Jury sequestration is the isolation of a jury to avoid accidental or deliberate tainting of the jury by exposing them to outside influence or information that is not admissible in court and can be a “hot” topic for criminal defense lawyers. On one hand, trying to control the information jury members see and hear outside of court can be a bit like herding cats. On the other hand, a defendant’s “jury of their peers” is often composed of lay people of nearly all walks of life, who are all equally subjected to news and media. Exposure of jury members to media coverage about high-profile cases can present a myriad of legal issues.
There have been many high-profile criminal cases over the years where juries were sequestered, such as Bill Cosby’s sexual assault trial, and the murder trials of Casey Anthony and George Zimmerman. The O.J. Simpson trial required the longest sequestration in history: 265 days, at a cost of $2 million.
What does it mean to sequester a jury?
When a jury is sequestered, the judge places them beyond the public reach. When this is ordered, the jury is typically housed in a hotel near the courthouse. The jurors are not permitted to watch television or read the news. They have only limited contact with their family and are under supervision around the clock.
What is the goal of jury sequestration?
The sequestration of a jury is meant to prevent their opinions from becoming tainted by the media and outside influences, and to keep them from being bribed or threatened by outside influences. A juror’s objective view of a case can be obstructed by listening to the news, speaking with members of the public, and even hearing the discussions of attorneys outside of the courtroom. All of these influences on a jury can prevent the defendant from having a fair and unbiased trial with a jury of his or her peers.
It can be a difficult process, which is why juries are not sequestered all that often. A more common and simpler remedy is a change of venue request – asking the courts to allow a case to proceed in a different town or county, to help minimize the impact of outside influence on a jury. In high profile cases, though, a change of venue may not even make a difference. In such instances, juries will likely be sequestered.
Does it work?
To truly isolate a jury, you need to be able to control its members access to everything, including television, films, news sources, cell phones, etc. Jury members even have their mail monitored and are prohibited from discussing the trial with one another.
It is possible for jury sequestration to work if it is handled properly by the judge presiding over the case. For example, the jury in the George Zimmerman trial was sequestered for 22 days. However, they were allowed to go bowling, get manicures, see movies, and go shopping as a group. These outings helped the jurors keep their sanity, though they stopped once the time came for the jury to deliberate on a verdict.
Sequestration can impact the psychological health of the jurors
There is a reason isolation is used as a punishment in prison – it is incredibly challenging. Imagine being unable to discuss the most pressing issue in your life with someone you love and trust – not a spouse, not a parent, not even your therapist. Imagine being escorted by armed guards to and from a bathroom. Now imagine doing it for 265 days straight.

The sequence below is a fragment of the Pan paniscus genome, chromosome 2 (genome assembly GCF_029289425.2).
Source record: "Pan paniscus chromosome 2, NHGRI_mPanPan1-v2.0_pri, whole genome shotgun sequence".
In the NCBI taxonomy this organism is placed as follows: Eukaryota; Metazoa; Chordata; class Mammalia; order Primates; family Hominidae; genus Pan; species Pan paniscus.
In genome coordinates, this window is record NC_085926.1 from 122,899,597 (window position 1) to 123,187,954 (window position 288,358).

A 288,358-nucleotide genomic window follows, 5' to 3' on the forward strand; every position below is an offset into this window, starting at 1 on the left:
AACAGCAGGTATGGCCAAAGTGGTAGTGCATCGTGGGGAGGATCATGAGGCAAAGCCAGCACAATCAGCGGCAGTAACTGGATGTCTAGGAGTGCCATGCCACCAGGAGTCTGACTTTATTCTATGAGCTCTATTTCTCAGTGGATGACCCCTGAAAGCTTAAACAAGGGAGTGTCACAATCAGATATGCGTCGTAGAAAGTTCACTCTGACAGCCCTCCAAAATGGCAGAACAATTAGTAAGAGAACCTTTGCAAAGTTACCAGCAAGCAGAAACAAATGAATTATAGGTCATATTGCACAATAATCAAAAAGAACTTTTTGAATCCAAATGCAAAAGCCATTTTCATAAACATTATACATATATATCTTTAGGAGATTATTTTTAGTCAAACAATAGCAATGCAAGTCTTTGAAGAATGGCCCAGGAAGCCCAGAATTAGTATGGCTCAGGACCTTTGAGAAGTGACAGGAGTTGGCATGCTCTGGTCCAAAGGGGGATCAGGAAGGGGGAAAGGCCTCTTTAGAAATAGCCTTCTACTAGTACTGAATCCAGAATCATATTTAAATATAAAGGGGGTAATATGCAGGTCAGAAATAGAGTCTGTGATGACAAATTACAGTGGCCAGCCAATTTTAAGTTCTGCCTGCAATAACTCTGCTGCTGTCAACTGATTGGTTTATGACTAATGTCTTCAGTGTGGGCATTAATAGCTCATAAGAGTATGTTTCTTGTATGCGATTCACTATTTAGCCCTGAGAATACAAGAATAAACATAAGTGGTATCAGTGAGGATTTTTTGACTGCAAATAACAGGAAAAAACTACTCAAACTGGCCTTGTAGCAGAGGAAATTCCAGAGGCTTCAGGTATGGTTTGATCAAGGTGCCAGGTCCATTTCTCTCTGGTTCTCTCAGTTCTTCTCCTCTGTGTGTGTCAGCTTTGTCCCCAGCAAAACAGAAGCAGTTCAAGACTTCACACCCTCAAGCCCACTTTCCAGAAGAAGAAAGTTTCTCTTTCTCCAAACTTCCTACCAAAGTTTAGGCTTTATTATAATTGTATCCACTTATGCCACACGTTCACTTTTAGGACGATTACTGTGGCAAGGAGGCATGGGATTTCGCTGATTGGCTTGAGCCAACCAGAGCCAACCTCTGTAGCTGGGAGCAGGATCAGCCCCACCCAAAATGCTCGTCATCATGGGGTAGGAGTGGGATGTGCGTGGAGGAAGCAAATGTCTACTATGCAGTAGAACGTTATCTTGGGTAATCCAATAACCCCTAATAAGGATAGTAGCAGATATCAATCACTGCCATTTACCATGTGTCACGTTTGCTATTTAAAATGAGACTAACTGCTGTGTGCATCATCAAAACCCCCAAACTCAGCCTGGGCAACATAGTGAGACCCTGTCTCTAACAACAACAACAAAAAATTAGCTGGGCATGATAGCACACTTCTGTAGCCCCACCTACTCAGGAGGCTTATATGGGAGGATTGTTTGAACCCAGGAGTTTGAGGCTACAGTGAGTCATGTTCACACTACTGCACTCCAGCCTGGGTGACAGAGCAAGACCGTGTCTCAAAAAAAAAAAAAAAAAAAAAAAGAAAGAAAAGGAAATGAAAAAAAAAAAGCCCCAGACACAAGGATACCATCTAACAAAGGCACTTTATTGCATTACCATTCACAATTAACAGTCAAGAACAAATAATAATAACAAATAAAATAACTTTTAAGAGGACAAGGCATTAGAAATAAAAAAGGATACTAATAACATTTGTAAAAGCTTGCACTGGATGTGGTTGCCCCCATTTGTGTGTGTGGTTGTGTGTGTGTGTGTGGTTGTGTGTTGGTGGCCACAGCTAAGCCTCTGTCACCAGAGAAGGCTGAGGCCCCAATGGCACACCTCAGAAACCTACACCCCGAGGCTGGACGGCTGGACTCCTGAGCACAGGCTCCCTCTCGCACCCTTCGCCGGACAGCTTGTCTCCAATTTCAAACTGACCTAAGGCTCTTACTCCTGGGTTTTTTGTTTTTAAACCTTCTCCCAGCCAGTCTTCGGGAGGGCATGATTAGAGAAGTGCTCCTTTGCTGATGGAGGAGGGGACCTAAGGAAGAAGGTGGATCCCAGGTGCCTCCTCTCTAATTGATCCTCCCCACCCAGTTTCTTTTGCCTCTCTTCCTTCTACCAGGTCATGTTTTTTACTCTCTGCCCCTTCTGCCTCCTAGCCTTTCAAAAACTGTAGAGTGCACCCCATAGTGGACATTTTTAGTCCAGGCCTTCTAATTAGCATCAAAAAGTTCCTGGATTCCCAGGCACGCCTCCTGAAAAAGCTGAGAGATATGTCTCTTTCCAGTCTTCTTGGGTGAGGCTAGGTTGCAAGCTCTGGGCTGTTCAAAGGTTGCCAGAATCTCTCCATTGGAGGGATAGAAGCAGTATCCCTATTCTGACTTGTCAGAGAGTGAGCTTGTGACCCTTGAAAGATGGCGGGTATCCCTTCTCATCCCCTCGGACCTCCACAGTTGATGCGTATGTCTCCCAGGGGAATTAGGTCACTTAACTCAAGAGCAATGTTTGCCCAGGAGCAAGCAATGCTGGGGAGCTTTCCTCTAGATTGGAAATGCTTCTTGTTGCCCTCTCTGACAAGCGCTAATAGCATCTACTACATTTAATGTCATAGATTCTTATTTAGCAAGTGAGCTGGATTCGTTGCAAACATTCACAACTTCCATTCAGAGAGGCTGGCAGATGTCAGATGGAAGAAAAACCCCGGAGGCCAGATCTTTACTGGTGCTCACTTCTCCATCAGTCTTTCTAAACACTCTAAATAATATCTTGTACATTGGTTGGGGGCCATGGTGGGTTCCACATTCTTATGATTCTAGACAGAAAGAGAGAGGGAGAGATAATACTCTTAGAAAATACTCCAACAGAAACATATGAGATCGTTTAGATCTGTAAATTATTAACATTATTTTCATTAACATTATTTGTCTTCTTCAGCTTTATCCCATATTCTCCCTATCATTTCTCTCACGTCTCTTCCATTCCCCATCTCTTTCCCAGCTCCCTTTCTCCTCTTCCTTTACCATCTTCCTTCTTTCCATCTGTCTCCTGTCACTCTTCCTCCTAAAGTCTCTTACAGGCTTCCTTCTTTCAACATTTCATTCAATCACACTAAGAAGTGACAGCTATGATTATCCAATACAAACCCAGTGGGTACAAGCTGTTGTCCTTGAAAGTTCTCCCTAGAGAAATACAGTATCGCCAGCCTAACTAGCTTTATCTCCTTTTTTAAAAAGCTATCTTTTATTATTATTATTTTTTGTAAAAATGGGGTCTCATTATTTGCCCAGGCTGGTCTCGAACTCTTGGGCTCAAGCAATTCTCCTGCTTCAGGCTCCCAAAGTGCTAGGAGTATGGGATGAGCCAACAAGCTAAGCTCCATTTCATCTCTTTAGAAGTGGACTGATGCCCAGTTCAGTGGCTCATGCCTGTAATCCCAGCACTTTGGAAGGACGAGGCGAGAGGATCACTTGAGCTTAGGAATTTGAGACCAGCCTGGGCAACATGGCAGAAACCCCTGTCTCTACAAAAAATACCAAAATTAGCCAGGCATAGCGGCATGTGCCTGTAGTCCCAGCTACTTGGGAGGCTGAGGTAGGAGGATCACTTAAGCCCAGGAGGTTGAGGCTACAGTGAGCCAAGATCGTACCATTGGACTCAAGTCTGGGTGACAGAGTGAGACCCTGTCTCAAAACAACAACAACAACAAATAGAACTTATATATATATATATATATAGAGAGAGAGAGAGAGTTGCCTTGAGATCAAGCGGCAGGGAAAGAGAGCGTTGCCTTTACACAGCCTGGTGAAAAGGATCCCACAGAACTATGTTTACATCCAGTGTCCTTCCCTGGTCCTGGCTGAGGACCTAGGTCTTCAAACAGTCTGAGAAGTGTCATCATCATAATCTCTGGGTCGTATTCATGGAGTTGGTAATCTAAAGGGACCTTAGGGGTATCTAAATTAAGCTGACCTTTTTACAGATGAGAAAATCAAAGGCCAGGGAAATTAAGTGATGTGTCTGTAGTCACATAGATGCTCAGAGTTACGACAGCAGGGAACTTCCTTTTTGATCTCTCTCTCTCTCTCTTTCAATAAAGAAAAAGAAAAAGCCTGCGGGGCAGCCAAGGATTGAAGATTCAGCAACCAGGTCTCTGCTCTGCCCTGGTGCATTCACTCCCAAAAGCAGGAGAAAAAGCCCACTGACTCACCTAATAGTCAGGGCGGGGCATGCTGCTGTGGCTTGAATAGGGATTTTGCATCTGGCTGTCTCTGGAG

The jurors on the Bill Cosby case were sequestered from the very beginning of the case, which had a profound impact on many of them. “People describe, initially, loneliness, boredom, and discomfort,” Greg Hurley, an analyst with the National Center for State Courts, told The Cut. “That will convert over time for some people to a lot of anxiety, stress, depression, and generally negative feelings … You’re removed from your lifestyle: You’re not going to have your TV, your couch, your loved ones, your pets.”
Sequestered jurors can get antsy and snappish. Instead of ensuring that the defendant gets a fair trial, discussions between jurors can become contentious, heightening the pressure on jurors who are holding out on coming to a consensus. Another concern is that “groupthink” comes into play when a jury is sequestered. You are with the same people around the clock for days and weeks, and you begin to simply think like everyone else because of it. It can also keep a defendant from getting a fair trial, because there is always a risk of everyone simply falling in line with the majority opinion.
So does jury sequestration work? It all depends on the jury members. Even in cases where the justice system treats them right, sequestration can begin to feel like a prison. It is possible, perhaps, that some jurors become more sympathetic to the men and women on trial, because they begin to understand what life will be like for the incarcerated. On the other hand, they may make rash decisions simply to get out of the experience themselves. This is why sequestering a jury is always a risk, and why it is a rarely-used option.
At Barry & Barall, LLC, we understand that a high-profile trial creates a lot of anxiety for jurors and defendants alike. Our criminal defense attorneys in Hartford and Manchester will review your case and help you fight the charges levied against you. We will also work hard to build a jury that can help resolve the trial in a favorable outcome for you. Call us today at 860-649-4400 or complete our contact form to schedule a consultation today.
Attorney Ryan P. Barry’s civil practice focuses on personal injury, commercial litigation, workers’ compensation defense, municipal law, and NCAA investigations. Attorney Barry is also a seasoned criminal litigator, having handled hundreds of cases in Connecticut’s state and federal courts. Learn More